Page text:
The huge fortifications daunted him; instead of ordering an assault, he resorted to spectacular displays of his might. Curious and horrified citizens on the walls could watch men and animals being sacrificed on heathen altars, they could see the Sublime Khan washing his feet in the waves of the sea and ceremoniously sprinkling his soldiers, or moving in state through rows of adoring concubines, to the raucous acclamation of his hordes. Having indulged in sufficient barbaric pageantry, he sent to the Emperor demanding to be allowed to affix his lance to the Golden Gate, in token of his triumph. The Emperor, the ambitious traitor Leo the Armenian, refused the insulting request; so Krum set to work more practically. Fortifying his camp with a rampart, he plundered the countryside for several days. Then he sent again to the Emperor, offering peace, probably on the basis of the famous peace of Tervel, but insisting specially on a large tribute of gold and of robes and a selection of young maidens for his personal use. Leo now saw an opportunity for a solution of his troubles.
The episode that followed is deeply distressing to our modern sense of honour, and patriotic Balkan writers have long seen in it an example of the perfidy and degradation of Byzantium. But we live now in a godless age. In the ninth century every true and devoted Christian regarded the heathen either as animals or as devils, according to their capacity for inflicting evil on the faithful. According to diese standards Krum, ‘the new Sennacherib,’ 
1. Theophanes, p. 785.
was a very arch-devil; any means of ridding the Christian world of such a monstrous persecutor would be highly justified. We should remember, too, that Krum himself did not disdain to use guile on more than one occasion; only we have been spared the exact details.
Leo answered Krum’s overtures by suggesting a meeting between the two monarchs on the shore of the Golden Horn, just outside the walls; Krum would come by land and Leo by boat, each with a few unarmed followers. Krum accepted, and next morning rode down to the spot, accompanied by his treasurer, by his brother-in-law, a Greek deserter called Constantine Patzicus, and by his nephew, Constantine’s son. Leo and his friends arrived in the Imperial barge, and the conversation began, presumably with Constantine as interpreter. Suddenly an Imperial official, Hexabulius, covered his face with his hands. Krum was offended and alarmed, and leapt on to his horse. At that moment three armed men burst out from a neighbouring house and attacked the little group of Bulgars. Krum’s followers were on foot; pressing round to defend their master and escape themselves, they were easily disposed of. The treasurer was slain and the two Patzici captured. But Krum, the main object of the stratagem, escaped. Darts were fired at him as he galloped away, but only wounded him lightly. He reached his camp in safety, vowing destruction. The pious citizens of Constantinople were bitterly disappointed. The failure was due to their sins, they said.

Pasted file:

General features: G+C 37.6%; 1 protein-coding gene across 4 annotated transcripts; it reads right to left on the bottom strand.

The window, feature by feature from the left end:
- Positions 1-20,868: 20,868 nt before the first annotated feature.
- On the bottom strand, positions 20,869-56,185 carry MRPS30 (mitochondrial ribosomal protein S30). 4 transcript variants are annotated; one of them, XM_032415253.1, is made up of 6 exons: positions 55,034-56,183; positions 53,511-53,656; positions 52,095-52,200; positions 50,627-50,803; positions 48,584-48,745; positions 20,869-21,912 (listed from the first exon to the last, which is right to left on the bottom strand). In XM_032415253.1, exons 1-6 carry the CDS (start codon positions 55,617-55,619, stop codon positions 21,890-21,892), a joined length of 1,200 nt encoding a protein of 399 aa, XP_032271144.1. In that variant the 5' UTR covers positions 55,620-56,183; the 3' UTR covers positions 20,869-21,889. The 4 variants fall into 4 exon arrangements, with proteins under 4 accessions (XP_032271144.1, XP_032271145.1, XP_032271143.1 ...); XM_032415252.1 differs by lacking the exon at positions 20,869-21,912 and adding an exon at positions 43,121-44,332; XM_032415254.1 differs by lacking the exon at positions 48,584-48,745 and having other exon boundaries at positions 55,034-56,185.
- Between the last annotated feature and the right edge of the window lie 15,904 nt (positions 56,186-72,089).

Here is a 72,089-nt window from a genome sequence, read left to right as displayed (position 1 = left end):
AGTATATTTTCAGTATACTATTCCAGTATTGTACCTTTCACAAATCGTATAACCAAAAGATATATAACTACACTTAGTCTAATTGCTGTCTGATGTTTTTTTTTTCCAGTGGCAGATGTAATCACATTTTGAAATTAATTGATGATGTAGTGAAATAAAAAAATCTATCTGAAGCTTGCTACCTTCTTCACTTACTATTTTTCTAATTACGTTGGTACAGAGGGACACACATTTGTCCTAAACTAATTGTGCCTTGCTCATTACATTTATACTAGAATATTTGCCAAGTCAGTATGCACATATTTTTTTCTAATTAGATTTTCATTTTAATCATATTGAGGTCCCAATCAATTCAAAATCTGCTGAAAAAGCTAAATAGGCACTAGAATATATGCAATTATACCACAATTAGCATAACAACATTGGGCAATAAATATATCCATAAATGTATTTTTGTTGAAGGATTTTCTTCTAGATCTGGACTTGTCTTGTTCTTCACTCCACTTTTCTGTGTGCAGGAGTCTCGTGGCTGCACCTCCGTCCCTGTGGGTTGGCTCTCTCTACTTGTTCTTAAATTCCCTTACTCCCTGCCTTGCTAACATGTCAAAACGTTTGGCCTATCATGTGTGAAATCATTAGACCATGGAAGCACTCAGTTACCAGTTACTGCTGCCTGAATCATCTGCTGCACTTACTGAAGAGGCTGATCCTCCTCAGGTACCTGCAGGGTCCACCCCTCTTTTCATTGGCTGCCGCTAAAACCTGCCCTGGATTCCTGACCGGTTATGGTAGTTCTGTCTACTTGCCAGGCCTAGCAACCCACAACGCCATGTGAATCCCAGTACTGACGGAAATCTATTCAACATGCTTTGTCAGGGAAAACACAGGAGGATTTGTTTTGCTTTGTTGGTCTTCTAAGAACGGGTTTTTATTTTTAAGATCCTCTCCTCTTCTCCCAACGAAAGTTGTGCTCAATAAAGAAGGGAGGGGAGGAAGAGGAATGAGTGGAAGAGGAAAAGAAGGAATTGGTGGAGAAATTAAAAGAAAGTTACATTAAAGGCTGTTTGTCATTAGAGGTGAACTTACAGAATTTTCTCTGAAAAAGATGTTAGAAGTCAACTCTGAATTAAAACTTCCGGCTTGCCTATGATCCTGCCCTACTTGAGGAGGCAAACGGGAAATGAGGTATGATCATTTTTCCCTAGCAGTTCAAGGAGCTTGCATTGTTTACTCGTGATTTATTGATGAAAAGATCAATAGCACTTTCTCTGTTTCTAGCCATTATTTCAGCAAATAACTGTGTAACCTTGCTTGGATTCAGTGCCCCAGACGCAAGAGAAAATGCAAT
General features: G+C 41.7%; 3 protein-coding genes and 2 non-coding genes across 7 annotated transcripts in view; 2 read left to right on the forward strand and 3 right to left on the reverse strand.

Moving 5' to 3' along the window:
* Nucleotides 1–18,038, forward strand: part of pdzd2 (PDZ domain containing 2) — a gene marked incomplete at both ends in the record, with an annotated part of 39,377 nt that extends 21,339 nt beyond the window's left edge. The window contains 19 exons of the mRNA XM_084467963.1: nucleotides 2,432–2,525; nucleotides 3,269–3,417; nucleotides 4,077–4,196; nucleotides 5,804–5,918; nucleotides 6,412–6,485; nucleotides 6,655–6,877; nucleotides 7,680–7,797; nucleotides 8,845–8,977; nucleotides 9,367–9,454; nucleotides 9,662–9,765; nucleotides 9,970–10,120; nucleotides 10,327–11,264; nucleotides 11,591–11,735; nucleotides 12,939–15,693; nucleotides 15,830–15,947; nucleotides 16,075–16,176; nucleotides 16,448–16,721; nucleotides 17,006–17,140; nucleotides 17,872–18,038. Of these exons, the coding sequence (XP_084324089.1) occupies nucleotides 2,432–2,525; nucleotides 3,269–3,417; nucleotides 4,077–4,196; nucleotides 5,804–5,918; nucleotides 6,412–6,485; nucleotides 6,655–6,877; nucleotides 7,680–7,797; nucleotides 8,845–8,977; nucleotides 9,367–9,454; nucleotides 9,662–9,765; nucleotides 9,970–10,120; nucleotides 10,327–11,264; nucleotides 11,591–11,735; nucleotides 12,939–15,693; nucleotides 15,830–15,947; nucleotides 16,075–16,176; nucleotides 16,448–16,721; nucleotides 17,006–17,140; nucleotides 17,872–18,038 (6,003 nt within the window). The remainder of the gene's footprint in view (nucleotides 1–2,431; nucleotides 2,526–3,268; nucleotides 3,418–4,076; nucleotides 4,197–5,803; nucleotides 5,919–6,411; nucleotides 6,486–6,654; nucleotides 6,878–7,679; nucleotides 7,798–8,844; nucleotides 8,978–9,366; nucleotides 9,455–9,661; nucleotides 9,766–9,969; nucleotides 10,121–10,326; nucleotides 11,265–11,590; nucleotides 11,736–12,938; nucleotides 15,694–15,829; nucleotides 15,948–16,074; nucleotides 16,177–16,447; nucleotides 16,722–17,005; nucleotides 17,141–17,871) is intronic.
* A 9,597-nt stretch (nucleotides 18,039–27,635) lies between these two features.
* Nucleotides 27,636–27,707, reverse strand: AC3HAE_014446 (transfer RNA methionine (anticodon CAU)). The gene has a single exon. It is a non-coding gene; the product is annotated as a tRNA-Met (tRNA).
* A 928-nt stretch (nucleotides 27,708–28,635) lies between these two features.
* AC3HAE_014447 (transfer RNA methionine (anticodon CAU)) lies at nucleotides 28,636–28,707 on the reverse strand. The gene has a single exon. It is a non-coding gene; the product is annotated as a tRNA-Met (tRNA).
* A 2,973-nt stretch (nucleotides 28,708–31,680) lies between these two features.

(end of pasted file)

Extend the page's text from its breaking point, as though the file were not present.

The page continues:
The next few days were spent in Krum’s fiery vengeance. All the suburbs of the city, not only those close outside the walls, but also the rich towns and villages on the far side of the Golden Horn and up the European shore of the Bosphorus, studded with churches and monasteries and sumptuous villas, all were committed to the flames. The Palace of Saint Mamas, one of the finest of the